It’s Friday afternoon, and I am elbow deep in Issue Eight of The Paperbook Collective. I should probably be nose deep in a glass of wine, but there is none in the house. That I can find anyway…

So I’m feeling a bit crazy, a little bit wild, slightly Mad Hatter-esque. And a thought just struck me.

Let’s throw out the rule book for good.

I had grand intentions when I first begun The Paperbook Collective. I thought it would be released promptly on the 1st of each month, it would include specific types of content, submissions would end on a specific date and it would all be very professional and proper.

But let’s be honest. Professional and proper? That’s not really my style.

So here are the ‘guidelines’ I created at the start of this journey:


  1. All work must be original and unpublished. This means it cannot…

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Top Ten Things Not To Do When Trying to Get Published

Here is the Fifteenth installment of Ten Top Lists of What Not to Do by Marie Ann Bailey of 1WriteWay at and John W. Howell of Fiction Favorites at These lists are simu-published on our blogs each Monday. We hope you enjoy.

random house

10.  When trying to get published, do not send a query letter to a publisher with the opening phrase “You probably have never heard of me, but that will change.” The publisher will no doubt get a big laugh and your query will get a direct pitch into the trashcan with the words, “Want to bet,” on the publisher’s lips.

9.  When trying to get published, do not use cute gimmicks in your query letter to get the publisher’s attention. They will not appreciate whatever it is that you send along with the letter and could just charge you for the clean-up later. This includes: glitter hearts, artificial snow, two tickets to the Bruins hockey game, a six pack of beer, sand from your beach story, or anything else not on paper.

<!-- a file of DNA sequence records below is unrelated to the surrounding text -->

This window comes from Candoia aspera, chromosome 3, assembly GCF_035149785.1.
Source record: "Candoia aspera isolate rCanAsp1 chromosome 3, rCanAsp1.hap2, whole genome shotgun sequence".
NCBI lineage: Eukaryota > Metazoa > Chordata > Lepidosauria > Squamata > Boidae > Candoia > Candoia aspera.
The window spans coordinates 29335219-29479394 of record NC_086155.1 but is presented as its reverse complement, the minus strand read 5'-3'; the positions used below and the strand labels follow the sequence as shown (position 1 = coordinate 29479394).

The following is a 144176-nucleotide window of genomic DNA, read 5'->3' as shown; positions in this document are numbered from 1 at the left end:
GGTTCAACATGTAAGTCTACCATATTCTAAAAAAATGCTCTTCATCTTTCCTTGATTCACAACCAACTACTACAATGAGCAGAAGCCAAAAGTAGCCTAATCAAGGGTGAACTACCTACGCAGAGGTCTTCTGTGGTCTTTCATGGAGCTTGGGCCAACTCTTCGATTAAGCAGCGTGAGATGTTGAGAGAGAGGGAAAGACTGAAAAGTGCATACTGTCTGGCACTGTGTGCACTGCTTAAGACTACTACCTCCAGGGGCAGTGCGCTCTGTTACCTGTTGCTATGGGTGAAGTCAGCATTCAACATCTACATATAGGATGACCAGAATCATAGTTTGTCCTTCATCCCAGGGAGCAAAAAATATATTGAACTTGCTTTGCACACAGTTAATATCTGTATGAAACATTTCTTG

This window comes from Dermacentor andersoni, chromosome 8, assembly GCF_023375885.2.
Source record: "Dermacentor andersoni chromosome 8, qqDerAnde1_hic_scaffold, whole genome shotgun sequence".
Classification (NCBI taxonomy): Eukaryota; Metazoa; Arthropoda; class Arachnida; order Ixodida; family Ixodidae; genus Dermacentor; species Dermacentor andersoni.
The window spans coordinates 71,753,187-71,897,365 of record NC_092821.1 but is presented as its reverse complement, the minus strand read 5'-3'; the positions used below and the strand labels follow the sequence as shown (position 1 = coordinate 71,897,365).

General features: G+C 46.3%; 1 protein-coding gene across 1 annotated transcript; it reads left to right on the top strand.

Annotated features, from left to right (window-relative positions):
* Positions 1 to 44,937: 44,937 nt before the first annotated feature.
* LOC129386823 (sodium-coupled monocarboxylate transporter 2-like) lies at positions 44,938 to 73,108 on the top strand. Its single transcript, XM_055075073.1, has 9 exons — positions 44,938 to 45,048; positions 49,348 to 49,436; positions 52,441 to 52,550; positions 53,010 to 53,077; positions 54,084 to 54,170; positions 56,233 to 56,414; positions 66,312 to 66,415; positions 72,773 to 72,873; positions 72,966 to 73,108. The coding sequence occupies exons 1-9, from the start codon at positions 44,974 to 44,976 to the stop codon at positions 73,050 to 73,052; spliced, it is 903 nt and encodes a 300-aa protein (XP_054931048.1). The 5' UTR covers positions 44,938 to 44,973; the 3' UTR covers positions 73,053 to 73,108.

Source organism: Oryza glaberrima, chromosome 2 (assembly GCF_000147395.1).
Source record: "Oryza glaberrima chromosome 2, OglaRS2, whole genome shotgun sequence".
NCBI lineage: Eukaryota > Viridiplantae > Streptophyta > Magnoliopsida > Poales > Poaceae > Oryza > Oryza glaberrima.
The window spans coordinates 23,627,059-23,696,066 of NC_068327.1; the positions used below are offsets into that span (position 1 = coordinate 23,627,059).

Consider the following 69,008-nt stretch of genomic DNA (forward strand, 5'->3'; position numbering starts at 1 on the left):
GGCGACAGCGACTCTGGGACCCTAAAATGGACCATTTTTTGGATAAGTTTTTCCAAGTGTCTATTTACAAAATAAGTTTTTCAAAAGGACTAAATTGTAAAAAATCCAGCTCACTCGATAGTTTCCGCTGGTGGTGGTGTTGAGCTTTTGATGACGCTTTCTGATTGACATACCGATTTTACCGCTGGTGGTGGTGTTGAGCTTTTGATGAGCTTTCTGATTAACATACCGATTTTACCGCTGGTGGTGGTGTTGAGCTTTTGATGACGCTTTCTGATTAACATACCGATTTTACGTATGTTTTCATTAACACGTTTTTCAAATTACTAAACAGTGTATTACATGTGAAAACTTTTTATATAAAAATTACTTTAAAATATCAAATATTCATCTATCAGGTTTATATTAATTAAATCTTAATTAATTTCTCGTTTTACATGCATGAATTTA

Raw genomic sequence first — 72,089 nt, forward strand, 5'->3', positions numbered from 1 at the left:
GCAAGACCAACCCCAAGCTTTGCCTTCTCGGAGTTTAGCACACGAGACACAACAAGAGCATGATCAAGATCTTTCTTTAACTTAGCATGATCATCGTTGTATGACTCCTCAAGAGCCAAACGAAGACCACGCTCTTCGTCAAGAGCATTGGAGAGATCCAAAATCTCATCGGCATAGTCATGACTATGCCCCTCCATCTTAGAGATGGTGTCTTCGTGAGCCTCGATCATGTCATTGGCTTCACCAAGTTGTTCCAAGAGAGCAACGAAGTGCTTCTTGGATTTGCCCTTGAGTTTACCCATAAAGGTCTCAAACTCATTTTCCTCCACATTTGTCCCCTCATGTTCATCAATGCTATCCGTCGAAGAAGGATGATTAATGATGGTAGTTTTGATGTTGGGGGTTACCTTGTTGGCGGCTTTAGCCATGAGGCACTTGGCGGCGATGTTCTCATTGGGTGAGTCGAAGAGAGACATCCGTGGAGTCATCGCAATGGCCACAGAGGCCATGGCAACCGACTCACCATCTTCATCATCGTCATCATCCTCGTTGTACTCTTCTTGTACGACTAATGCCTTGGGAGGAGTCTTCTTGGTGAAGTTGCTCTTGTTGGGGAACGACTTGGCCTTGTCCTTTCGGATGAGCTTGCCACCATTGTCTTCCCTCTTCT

8.  When trying to get published, do not think a personal phone call to the publisher will make a difference. You will only risk sounding like an idiot even though you have thoroughly rehearsed your pitch. If you should by chance get someone to talk, being able to find your query letter to give you the feedback you demand may get you put on hold permanently.

7.  When trying to get published, do not, under any circumstances, show up at the publisher’s place of business in person. The publisher will be extremely embarrassed since they will have no idea what to do with you. Your query just might get placed in your back pocket as you are shown the exit into the alley.

6.  When trying to get published, do not tell the publisher in your query letter that this is a once in a lifetime opportunity for them. The only thing that may be a once in a lifetime opportunity is the one second it takes for the publisher to pitch your query into the wastebasket with the words, “I’ll take that chance,” on the publisher’s lips.

5.  When trying to get published, do not try to build rapport with the publisher with words like, “If I were in your shoes I would be looking for a talented writer and by golly I just happen to know one.” The publisher will have a nice laugh at your expense and will probably use your query in the next seminar on How Not to Query. Of course he will be paid an enormous fee and you will get…well…nothing.

4.  When trying to get published, do not send a query letter before you have your fiction manuscript finished. Unless you are Stephen King, there is not a publisher in business today who will jump at the chance to publish your story if it is in the concept stage. Describing in detail what might be will probably get you a response of what actually is happening, a flat “no.”

3.  When trying to get published, do not assume you have only writing in mind. The publisher will want you to carry most of the marketing work on your shoulders. Your query letter should stay away from self-descriptive words and phrases like: artist, literary principles, clean hands, introvert, higher calling, too good for others, filthy capitalism, save trees activist, reclusive researcher, and only want to write.

2.  When trying to get published, do not admit you are only in this for the money even if you are. There may be a time when the publisher contacts you as a result of your query. This is not the time to start pressing the publisher for a compact timetable because you need the money. Like banks do not lend money to people who need it, publishers know there is little money for authors and will pass on you for another more motivated by non-monetary reasons.

1.  When trying to get published, do not give up. There are a million potential reasons to keep sending queries and who knows, your manuscript just might be the next million copy seller.